The Kansas Supreme Court should follow a state panel’s recommendation and publicly censure Sedgwick County District Judge Timothy Henderson for violating judicial conduct rules. And voters should remember the rebuke if Henderson runs for office again.
The Commission on Judicial Qualifications focused most of its findings, which were released Tuesday, on complaints that Henderson harassed female attorneys with the Sedgwick County District Attorney’s Office. At the panel’s hearing in May, the attorneys recounted multiple instances in which Henderson made inappropriate comments, often of a sexual nature.
The panel of judges and attorneys unanimously concluded that Henderson “engaged in harassment as well as gender bias by making repeated inappropriate and offensive comments.”
The panel also unanimously concluded that Henderson wrongly sent an e-mail to officials with the Kansas Department for Children and Families alerting them that a Wichita attorney had a past association with Wichita abortion doctor George Tiller and was involved in “gay adoptions.” DCF then removed the attorney and his law firm from its appointment list.
The panel said that Henderson exhibited bias and prejudice against the attorney, inappropriately mixed his personal views on sociopolitical issues with his role as a judge, and inappropriately engaged in ex parte communication about an impending legal action.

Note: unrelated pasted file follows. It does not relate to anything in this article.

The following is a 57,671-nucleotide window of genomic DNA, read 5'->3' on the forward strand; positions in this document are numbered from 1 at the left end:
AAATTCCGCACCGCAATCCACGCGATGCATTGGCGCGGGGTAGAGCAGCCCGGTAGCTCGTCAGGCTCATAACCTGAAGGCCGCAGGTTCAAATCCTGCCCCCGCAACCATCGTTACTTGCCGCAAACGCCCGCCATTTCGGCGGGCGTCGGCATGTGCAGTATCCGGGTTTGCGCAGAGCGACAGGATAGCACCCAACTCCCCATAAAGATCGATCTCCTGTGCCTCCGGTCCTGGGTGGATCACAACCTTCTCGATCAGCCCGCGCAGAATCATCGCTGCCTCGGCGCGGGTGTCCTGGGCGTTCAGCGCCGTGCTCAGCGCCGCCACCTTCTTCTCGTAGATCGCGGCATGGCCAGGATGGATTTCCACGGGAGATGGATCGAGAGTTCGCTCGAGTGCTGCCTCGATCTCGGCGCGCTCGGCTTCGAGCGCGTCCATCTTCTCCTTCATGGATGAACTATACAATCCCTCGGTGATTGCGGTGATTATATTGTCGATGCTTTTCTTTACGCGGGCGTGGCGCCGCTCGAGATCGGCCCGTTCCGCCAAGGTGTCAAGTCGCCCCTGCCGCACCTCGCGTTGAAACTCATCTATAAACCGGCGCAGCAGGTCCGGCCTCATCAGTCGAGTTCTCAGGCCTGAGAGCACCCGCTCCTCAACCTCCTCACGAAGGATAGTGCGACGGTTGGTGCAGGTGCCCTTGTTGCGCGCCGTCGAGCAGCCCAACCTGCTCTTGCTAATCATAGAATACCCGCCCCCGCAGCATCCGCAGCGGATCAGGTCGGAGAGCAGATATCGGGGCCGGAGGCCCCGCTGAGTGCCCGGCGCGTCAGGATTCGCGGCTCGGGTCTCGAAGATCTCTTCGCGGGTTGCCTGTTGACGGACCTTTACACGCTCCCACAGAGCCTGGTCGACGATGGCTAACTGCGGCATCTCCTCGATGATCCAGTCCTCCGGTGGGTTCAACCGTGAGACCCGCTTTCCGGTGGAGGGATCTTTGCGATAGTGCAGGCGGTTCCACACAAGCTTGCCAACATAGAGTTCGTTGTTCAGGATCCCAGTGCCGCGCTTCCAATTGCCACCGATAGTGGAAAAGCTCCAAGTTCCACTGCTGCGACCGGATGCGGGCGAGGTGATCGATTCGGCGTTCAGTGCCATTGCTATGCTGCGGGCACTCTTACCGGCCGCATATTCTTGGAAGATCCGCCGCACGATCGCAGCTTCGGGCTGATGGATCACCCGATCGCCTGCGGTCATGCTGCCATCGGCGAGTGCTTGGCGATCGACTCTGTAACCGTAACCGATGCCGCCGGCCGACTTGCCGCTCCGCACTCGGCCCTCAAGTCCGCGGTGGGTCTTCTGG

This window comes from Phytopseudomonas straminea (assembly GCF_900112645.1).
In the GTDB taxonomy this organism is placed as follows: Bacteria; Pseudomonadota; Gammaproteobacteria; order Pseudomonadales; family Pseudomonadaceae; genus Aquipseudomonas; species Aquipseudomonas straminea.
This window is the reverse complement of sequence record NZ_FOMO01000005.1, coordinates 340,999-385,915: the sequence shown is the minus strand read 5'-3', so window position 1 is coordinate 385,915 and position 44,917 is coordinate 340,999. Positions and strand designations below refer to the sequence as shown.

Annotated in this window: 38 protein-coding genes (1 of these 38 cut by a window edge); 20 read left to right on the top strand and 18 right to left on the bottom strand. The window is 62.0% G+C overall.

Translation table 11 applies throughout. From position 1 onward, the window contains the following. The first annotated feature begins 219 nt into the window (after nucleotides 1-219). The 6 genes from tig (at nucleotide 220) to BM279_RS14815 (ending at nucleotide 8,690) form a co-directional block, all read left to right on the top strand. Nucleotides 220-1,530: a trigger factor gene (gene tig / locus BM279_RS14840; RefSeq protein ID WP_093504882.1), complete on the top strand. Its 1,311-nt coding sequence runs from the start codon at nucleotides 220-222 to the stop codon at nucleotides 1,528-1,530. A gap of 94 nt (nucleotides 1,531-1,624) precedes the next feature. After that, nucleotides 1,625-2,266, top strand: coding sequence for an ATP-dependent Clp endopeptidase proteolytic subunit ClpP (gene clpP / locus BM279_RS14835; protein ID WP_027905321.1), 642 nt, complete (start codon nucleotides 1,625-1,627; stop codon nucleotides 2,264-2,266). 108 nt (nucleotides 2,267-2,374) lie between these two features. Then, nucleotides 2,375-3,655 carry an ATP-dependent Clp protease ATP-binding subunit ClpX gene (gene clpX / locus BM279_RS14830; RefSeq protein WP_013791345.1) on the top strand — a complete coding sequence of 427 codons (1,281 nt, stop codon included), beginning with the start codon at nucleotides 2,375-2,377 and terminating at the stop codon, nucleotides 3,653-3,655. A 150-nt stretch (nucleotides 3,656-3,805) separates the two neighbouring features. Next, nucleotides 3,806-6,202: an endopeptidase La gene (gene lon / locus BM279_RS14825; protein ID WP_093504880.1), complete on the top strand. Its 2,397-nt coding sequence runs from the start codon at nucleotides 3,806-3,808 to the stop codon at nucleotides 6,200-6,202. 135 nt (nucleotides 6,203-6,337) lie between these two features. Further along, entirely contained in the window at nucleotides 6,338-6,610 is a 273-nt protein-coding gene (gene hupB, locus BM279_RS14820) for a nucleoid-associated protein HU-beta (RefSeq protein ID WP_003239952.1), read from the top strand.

The panel also unanimously concluded that Henderson improperly used his position as a judge to try to aid his wife in getting a job with the Wichita school district.
When The Eagle reported on the complaints in April, Henderson denied the allegations and said they were “politically motivated charges” aimed at undermining his efforts to bring greater accountability and transparency to the juvenile court, where he was presiding judge at the time. At the hearings in May, he denied or tried to downplay many of the complaints.
But the panel concluded that Henderson’s “explanations, or denials, of the allegations are not credible.” It also noted that his “testimony changed in questioning on the same subject” and that, in some instances, his testimony was contradicted by other evidence.
The panel could have requested that Henderson be suspended or removed from office, but it recommended a published reprimand from the Supreme Court.
Good for the women attorneys for testifying at the hearing. That took guts. District Attorney Marc Bennett and his staff also deserve thanks for filing the ethical complaint.
Henderson deserves the rebuke.